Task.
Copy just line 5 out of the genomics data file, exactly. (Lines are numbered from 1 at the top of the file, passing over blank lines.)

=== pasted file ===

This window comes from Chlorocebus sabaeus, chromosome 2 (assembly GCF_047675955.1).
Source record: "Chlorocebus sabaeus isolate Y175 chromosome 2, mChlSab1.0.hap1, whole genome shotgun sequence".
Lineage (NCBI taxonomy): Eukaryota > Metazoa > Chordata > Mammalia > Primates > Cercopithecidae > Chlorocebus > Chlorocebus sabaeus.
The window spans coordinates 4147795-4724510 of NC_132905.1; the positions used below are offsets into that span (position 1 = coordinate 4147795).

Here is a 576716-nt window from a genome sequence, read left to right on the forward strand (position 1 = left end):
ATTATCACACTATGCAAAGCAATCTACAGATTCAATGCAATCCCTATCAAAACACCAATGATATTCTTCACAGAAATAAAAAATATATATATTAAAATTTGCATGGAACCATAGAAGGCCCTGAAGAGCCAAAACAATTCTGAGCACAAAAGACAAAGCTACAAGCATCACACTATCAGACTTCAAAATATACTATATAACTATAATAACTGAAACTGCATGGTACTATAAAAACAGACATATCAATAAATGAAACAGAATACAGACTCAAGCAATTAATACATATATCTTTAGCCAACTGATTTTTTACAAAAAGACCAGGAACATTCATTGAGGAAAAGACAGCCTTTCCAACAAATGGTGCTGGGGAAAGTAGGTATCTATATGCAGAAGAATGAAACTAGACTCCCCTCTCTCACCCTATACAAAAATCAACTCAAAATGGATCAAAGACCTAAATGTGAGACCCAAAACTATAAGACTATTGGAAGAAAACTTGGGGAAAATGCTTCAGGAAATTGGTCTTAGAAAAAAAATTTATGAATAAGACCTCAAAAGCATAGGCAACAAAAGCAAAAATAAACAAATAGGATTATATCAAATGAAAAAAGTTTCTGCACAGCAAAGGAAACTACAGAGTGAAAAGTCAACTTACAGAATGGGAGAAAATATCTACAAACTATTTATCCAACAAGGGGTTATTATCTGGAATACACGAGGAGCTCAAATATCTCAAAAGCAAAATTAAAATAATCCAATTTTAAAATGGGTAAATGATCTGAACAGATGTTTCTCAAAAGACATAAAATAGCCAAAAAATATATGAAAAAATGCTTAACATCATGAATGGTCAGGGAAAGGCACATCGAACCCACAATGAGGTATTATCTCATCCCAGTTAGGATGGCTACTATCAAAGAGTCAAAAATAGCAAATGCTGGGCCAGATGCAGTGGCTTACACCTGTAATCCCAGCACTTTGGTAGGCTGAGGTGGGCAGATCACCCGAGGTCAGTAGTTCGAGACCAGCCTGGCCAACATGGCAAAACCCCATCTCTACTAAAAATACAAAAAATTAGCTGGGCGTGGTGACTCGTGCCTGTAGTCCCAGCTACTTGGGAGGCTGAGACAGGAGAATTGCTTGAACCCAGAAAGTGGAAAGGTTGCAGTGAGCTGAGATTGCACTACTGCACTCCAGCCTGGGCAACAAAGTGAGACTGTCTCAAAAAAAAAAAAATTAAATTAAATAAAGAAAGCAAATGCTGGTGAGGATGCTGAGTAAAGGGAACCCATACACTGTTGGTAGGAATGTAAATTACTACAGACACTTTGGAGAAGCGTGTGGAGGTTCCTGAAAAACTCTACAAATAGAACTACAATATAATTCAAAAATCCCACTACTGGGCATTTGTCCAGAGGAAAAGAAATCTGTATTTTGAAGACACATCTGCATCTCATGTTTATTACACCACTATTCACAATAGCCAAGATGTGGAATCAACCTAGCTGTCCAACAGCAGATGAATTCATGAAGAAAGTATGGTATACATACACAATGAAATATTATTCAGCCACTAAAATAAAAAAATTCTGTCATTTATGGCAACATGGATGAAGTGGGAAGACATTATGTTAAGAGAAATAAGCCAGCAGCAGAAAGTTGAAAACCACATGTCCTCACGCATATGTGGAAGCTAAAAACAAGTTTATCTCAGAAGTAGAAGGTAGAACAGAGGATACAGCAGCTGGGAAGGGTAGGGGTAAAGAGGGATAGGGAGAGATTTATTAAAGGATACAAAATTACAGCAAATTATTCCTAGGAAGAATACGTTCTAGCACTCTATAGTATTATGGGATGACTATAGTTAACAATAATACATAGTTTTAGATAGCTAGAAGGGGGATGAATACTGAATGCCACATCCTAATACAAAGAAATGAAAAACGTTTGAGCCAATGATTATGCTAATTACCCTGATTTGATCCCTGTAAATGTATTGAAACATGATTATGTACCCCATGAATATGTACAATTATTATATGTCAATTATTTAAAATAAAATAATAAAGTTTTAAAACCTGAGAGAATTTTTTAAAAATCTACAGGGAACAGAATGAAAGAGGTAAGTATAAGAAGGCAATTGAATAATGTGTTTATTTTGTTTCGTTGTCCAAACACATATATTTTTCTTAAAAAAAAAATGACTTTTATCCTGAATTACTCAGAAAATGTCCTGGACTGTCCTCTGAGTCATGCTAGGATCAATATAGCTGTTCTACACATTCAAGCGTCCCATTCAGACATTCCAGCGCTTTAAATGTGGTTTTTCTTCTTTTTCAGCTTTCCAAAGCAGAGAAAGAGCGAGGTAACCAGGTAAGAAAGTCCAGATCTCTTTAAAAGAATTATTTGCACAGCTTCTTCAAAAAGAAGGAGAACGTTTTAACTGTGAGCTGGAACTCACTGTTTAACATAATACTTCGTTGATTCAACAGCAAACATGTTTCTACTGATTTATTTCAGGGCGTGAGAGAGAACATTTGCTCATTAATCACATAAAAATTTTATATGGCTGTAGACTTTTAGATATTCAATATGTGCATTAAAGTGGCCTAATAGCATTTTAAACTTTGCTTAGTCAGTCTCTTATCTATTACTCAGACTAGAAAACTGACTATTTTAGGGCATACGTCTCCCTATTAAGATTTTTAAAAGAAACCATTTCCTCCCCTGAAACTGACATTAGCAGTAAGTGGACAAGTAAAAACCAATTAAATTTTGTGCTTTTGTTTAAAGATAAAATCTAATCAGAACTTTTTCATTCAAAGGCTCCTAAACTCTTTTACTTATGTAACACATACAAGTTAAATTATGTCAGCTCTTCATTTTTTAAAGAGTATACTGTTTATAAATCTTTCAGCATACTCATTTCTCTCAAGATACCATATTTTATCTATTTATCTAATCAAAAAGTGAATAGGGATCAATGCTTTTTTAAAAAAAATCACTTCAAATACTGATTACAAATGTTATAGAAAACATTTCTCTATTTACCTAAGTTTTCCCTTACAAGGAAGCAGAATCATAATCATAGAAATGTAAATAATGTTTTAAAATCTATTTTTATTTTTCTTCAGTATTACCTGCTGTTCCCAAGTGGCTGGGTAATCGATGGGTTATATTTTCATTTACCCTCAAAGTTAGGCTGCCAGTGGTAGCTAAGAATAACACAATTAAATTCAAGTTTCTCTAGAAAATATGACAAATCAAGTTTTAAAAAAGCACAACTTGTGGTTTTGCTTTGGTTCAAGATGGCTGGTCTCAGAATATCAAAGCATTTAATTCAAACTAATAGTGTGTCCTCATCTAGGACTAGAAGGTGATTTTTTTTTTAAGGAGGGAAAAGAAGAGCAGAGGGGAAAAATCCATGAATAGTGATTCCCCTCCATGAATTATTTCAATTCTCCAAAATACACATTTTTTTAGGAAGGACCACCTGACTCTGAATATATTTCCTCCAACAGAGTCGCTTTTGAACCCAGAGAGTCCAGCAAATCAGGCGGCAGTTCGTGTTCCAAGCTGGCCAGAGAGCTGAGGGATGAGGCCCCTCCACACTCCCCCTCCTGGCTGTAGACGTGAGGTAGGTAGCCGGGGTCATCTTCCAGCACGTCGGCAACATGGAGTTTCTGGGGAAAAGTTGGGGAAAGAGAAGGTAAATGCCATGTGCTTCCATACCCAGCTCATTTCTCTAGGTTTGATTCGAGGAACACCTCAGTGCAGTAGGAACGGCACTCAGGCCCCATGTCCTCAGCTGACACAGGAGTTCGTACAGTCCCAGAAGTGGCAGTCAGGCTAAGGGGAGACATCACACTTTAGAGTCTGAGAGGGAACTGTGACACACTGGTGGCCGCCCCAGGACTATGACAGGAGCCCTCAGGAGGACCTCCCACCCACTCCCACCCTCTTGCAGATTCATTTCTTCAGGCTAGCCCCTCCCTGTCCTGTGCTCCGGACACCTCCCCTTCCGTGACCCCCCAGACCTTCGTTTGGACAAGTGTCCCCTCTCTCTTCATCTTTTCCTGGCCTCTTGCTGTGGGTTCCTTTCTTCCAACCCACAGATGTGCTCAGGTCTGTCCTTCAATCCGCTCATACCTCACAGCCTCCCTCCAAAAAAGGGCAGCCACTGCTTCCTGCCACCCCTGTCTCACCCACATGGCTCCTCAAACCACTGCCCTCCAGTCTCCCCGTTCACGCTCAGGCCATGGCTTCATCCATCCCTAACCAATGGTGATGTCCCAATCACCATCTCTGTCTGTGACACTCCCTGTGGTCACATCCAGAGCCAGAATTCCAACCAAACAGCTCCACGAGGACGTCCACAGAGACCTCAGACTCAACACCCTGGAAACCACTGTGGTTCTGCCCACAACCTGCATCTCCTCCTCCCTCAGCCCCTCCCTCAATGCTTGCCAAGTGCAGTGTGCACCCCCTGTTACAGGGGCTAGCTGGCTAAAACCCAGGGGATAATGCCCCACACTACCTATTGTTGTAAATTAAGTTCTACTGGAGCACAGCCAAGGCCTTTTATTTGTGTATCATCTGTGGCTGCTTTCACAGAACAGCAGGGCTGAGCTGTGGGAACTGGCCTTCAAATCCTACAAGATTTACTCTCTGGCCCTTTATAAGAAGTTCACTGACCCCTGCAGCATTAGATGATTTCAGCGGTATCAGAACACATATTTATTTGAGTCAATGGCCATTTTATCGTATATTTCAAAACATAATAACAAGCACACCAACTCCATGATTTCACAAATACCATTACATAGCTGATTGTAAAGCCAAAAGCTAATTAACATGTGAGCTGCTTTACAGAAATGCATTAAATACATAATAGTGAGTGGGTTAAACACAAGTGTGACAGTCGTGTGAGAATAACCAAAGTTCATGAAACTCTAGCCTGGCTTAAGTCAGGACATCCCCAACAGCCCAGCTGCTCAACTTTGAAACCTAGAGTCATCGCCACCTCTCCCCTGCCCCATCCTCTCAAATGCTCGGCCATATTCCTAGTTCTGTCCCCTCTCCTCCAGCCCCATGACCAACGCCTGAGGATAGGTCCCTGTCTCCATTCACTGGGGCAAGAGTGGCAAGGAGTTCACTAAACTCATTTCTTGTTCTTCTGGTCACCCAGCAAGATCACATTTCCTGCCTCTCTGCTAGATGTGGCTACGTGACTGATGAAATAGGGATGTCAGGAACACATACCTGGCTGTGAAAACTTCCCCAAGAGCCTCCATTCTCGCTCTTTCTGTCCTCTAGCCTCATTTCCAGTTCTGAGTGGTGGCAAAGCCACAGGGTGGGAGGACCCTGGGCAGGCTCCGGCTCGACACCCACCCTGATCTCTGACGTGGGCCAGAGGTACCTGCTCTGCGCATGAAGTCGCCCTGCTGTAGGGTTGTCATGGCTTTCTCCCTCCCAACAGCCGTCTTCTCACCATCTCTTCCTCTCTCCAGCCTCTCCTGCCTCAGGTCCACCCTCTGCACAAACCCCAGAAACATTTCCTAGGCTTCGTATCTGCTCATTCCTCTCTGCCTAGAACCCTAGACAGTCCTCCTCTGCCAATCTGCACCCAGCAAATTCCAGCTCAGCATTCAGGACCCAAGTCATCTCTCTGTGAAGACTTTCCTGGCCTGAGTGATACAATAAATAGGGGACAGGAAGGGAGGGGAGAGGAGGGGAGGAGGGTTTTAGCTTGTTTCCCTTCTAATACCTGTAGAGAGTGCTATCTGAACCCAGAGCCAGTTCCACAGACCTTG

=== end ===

Here is a 576716-nt window from a genome sequence, read left to right on the forward strand (position 1 = left end):